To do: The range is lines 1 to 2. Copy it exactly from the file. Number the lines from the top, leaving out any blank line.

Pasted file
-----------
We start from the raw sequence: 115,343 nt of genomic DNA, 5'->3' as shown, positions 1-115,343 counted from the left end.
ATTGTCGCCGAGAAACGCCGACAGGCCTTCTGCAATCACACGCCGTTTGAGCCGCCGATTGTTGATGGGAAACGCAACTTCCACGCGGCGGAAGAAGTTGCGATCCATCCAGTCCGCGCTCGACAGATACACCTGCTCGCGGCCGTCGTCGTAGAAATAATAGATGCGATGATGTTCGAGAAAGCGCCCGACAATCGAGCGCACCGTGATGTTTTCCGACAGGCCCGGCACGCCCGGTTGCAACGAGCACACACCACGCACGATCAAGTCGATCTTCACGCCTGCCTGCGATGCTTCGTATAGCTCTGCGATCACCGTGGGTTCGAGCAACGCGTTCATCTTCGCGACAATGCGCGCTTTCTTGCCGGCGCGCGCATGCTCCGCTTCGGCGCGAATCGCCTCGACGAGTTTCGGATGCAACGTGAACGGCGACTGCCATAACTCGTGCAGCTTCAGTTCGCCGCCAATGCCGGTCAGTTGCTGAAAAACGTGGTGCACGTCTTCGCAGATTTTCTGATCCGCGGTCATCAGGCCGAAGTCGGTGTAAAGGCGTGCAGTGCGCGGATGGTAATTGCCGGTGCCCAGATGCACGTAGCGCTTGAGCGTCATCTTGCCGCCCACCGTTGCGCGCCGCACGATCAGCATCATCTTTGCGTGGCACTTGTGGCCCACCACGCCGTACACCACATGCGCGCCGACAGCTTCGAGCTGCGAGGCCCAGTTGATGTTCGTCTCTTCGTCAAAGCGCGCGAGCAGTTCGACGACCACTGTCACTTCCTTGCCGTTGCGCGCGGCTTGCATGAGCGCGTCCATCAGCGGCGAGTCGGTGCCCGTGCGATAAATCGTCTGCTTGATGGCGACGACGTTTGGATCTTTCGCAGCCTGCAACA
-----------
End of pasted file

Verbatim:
We start from the raw sequence: 115,343 nt of genomic DNA, 5'->3' as shown, positions 1-115,343 counted from the left end.
ATTGTCGCCGAGAAACGCCGACAGGCCTTCTGCAATCACACGCCGTTTGAGCCGCCGATTGTTGATGGGAAACGCAACTTCCACGCGGCGGAAGAAGTTGCGATCCATCCAGTCCGCGCTCGACAGATACACCTGCTCGCGGCCGTCGTCGTAGAAATAATAGATGCGATGATGTTCGAGAAAGCGCCCGACAATCGAGCGCACCGTGATGTTTTCCGACAGGCCCGGCACGCCCGGTTGCAACGAGCACACACCACGCACGATCAAGTCGATCTTCACGCCTGCCTGCGATGCTTCGTATAGCTCTGCGATCACCGTGGGTTCGAGCAACGCGTTCATCTTCGCGACAATGCGCGCTTTCTTGCCGGCGCGCGCATGCTCCGCTTCGGCGCGAATCGCCTCGACGAGTTTCGGATGCAACGTGAACGGCGACTGCCATAACTCGTGCAGCTTCAGTTCGCCGCCAATGCCGGTCAGTTGCTGAAAAACGTGGTGCACGTCTTCGCAGATTTTCTGATCCGCGGTCATCAGGCCGAAGTCGGTGTAAAGGCGTGCAGTGCGCGGATGGTAATTGCCGGTGCCCAGATGCACGTAGCGCTTGAGCGTCATCTTGCCGCCCACCGTTGCGCGCCGCACGATCAGCATCATCTTTGCGTGGCACTTGTGGCCCACCACGCCGTACACCACATGCGCGCCGACAGCTTCGAGCTGCGAGGCCCAGTTGATGTTCGTCTCTTCGTCAAAGCGCGCGAGCAGTTCGACGACCACTGTCACTTCCTTGCCGTTGCGCGCGGCTTGCATGAGCGCGTCCATCAGCGGCGAGTCGGTGCCCGTGCGATAAATCGTCTGCTTGATGGCGACGACGTTTGGATCTTTCGCAGCCTGCAACA